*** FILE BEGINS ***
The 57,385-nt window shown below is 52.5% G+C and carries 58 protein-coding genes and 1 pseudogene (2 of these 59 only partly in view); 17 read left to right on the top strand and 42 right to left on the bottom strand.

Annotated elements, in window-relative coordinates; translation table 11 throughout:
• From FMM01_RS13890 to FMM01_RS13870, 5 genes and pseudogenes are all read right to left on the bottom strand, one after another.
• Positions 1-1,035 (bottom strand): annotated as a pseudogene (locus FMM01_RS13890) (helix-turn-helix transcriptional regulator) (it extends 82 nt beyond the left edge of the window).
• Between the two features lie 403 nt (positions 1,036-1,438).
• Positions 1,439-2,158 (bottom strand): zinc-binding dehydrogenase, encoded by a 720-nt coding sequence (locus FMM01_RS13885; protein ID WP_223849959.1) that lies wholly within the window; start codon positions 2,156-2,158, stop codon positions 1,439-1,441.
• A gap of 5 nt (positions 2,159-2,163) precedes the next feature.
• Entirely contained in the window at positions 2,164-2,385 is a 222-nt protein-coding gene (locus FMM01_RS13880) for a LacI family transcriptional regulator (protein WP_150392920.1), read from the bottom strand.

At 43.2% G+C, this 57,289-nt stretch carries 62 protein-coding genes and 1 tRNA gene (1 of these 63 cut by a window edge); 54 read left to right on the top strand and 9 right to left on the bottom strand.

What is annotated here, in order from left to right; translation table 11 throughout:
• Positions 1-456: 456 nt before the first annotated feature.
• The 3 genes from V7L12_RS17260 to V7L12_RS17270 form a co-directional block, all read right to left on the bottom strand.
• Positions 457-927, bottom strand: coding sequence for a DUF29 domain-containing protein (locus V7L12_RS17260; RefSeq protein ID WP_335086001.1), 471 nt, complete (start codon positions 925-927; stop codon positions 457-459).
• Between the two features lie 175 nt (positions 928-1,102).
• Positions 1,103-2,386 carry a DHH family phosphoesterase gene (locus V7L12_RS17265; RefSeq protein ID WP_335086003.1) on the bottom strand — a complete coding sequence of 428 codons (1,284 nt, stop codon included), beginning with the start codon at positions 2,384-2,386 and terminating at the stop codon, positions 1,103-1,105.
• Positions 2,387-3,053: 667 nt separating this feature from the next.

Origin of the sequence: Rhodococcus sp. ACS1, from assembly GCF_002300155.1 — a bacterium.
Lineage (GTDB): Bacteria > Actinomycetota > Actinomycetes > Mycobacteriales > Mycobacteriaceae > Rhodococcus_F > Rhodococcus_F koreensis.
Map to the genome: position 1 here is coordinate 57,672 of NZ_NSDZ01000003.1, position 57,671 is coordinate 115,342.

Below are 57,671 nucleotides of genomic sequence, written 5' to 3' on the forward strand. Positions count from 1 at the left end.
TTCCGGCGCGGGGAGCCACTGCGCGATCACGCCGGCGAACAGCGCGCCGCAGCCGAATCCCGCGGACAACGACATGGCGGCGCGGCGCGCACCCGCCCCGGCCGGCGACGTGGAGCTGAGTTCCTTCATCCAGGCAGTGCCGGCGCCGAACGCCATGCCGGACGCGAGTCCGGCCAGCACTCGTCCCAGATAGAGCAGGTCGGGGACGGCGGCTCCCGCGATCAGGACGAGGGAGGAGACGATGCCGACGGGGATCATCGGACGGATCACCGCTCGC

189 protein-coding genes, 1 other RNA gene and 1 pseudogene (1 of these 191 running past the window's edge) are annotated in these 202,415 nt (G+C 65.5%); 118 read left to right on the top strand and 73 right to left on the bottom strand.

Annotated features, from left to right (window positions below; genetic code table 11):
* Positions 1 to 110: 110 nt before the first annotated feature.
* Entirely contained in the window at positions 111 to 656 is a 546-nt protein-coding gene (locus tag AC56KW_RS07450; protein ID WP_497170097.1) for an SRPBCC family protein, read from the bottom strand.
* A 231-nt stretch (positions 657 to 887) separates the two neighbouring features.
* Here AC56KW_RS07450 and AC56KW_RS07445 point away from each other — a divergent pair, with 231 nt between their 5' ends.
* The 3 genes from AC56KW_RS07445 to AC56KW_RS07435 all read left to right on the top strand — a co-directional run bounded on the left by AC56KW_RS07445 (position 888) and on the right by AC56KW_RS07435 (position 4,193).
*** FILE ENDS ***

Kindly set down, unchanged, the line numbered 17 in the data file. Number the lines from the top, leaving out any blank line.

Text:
Origin of the sequence: Rhodococcus sp. ACS1, from assembly GCF_002300155.1 — a bacterium.